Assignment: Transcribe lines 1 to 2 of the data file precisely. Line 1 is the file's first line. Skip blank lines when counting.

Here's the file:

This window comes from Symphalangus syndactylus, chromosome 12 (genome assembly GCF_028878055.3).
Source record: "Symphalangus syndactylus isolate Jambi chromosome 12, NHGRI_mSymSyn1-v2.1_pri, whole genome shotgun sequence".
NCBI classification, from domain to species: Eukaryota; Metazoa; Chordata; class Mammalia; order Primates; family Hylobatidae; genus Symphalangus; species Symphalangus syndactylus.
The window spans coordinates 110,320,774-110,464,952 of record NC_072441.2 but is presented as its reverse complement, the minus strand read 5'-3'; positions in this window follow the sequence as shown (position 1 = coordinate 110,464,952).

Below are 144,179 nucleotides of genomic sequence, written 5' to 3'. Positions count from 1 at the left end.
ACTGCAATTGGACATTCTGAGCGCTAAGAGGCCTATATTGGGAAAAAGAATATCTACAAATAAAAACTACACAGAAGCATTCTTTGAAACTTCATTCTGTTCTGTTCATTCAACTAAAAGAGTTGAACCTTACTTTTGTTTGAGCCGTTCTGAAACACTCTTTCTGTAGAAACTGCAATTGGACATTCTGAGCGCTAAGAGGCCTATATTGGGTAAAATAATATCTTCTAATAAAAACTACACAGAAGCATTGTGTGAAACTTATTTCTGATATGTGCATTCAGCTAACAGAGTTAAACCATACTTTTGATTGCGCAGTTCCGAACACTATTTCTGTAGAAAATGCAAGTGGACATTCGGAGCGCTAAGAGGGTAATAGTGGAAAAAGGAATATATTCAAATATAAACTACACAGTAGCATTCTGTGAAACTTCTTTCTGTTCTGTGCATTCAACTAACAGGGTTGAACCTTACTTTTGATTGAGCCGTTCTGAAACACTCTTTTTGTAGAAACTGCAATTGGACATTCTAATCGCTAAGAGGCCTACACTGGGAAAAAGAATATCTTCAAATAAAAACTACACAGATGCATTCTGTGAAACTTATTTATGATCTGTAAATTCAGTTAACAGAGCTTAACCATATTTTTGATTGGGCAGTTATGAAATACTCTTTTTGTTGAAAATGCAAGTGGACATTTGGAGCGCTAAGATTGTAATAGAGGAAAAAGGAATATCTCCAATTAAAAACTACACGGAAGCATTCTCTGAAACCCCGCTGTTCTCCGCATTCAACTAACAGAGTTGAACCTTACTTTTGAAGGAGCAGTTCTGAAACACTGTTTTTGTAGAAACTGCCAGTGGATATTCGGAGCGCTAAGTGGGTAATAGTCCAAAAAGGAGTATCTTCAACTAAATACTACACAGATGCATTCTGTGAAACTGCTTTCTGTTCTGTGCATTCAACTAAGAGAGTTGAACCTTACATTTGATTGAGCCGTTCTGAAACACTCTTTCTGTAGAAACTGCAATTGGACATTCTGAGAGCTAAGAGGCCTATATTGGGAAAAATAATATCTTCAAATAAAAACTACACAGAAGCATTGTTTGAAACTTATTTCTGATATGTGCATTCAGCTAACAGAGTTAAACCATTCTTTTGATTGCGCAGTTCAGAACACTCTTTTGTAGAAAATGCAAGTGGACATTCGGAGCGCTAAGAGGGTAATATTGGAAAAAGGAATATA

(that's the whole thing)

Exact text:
This window comes from Symphalangus syndactylus, chromosome 12 (genome assembly GCF_028878055.3).
Source record: "Symphalangus syndactylus isolate Jambi chromosome 12, NHGRI_mSymSyn1-v2.1_pri, whole genome shotgun sequence".